Putin signs decree on new scheme to services Eurobonds as possible default looms
MOSCOW (Reuters) -Russian President Vladimir Putin signed a decree on Wednesday establishing temporary procedures to fulfil foreign debt obligations, as investors keep a close eye on a potential default.
The Kremlin has said there were no grounds for Russia to default on its debts. Moscow argues it has the funds, but has trouble making interest payments to bondholders because of Western sanctions and accuses the West of trying to drive Russia into an artificial default.
Putin had given the government 10 days to choose banks to handle payments on Eurobonds under a new scheme, which suggests that Russia will consider its debt obligations fulfilled when it pays bondholders in roubles.
The failure to service foreign debt due to Western sanctions for what Russia calls a “special military operation” in Ukraine is taking it closer to the first default on international bonds since the Bolshevik revolution more than a century ago.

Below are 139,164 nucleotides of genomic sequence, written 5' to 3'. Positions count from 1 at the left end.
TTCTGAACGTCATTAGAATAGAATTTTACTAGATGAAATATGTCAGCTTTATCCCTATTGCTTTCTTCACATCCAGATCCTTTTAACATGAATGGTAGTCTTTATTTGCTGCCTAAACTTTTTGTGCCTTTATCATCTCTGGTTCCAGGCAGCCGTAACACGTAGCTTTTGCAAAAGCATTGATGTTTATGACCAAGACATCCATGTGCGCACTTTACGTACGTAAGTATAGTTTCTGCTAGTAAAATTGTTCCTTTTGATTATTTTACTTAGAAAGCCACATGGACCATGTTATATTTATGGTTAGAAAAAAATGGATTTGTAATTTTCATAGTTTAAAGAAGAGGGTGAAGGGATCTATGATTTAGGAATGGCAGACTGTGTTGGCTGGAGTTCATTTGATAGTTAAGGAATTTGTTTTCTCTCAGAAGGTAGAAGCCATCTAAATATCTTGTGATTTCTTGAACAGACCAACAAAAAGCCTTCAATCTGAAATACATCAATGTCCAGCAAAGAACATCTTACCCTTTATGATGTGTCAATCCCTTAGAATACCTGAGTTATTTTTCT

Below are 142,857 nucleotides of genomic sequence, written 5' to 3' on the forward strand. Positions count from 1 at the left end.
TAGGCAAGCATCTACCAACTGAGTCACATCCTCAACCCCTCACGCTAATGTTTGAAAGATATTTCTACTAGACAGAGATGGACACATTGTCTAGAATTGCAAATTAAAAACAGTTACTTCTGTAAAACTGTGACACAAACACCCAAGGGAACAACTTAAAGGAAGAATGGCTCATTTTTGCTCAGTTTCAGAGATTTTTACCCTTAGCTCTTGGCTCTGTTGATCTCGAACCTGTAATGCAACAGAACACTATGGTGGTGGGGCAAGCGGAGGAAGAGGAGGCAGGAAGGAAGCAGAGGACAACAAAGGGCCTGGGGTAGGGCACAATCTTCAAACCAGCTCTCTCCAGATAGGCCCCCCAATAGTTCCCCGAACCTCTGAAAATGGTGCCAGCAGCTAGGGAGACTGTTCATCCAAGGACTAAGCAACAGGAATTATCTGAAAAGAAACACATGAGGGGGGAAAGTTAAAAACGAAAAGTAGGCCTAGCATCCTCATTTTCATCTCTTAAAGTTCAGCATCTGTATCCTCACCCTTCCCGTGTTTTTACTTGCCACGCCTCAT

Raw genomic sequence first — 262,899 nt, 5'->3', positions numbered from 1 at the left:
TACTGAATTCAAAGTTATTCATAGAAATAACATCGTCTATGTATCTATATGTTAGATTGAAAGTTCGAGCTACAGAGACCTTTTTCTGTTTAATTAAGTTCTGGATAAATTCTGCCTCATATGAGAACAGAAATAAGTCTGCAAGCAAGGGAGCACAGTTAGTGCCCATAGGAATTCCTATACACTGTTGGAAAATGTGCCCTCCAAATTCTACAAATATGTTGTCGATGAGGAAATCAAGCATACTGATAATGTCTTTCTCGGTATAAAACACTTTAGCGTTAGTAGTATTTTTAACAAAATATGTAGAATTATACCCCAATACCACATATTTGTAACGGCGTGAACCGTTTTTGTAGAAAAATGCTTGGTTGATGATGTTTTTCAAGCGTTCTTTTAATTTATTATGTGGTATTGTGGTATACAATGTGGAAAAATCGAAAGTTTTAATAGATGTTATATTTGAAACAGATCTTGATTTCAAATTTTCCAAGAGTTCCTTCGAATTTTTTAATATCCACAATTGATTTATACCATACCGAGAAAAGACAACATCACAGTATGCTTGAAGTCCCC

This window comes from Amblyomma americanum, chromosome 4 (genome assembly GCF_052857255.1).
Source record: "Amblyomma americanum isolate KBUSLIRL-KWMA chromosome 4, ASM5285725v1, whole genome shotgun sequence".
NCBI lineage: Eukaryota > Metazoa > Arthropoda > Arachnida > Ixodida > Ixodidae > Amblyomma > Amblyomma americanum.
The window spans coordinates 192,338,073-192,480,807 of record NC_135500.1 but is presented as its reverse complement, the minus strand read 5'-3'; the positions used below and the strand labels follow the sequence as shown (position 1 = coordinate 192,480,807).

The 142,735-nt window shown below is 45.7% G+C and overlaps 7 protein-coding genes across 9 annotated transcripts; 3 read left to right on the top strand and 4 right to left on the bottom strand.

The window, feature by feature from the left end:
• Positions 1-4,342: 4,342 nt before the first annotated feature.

“Obligations on Eurobonds of the Russian Federation will be considered properly fulfilled if they are executed in roubles in the amount equivalent to the value of obligations in foreign currency,” the decree said. The exchange rate will be based on the rate on the Russian internal currency market on the day of the payment, according to the decree.
The default could come around the end of June. Russia was due to make bond interest payments on May 27 of $71.25 million and 26.5 million euros ($27.98 million),.
Russia said it had transferred the cash to the National Settlement Depository, but sanctions likely prevented it progressing further. To avert default, the money must land in bondholders’ accounts within a 30-day grace period.
The finance ministry said last week Russia will pay roubles on its Eurobonds that can be later converted into foreign currency.
($1 = 0.9470 euros)
(Reporting by Reuters; Editing by Kevin Liffey and Tomasz Janowski)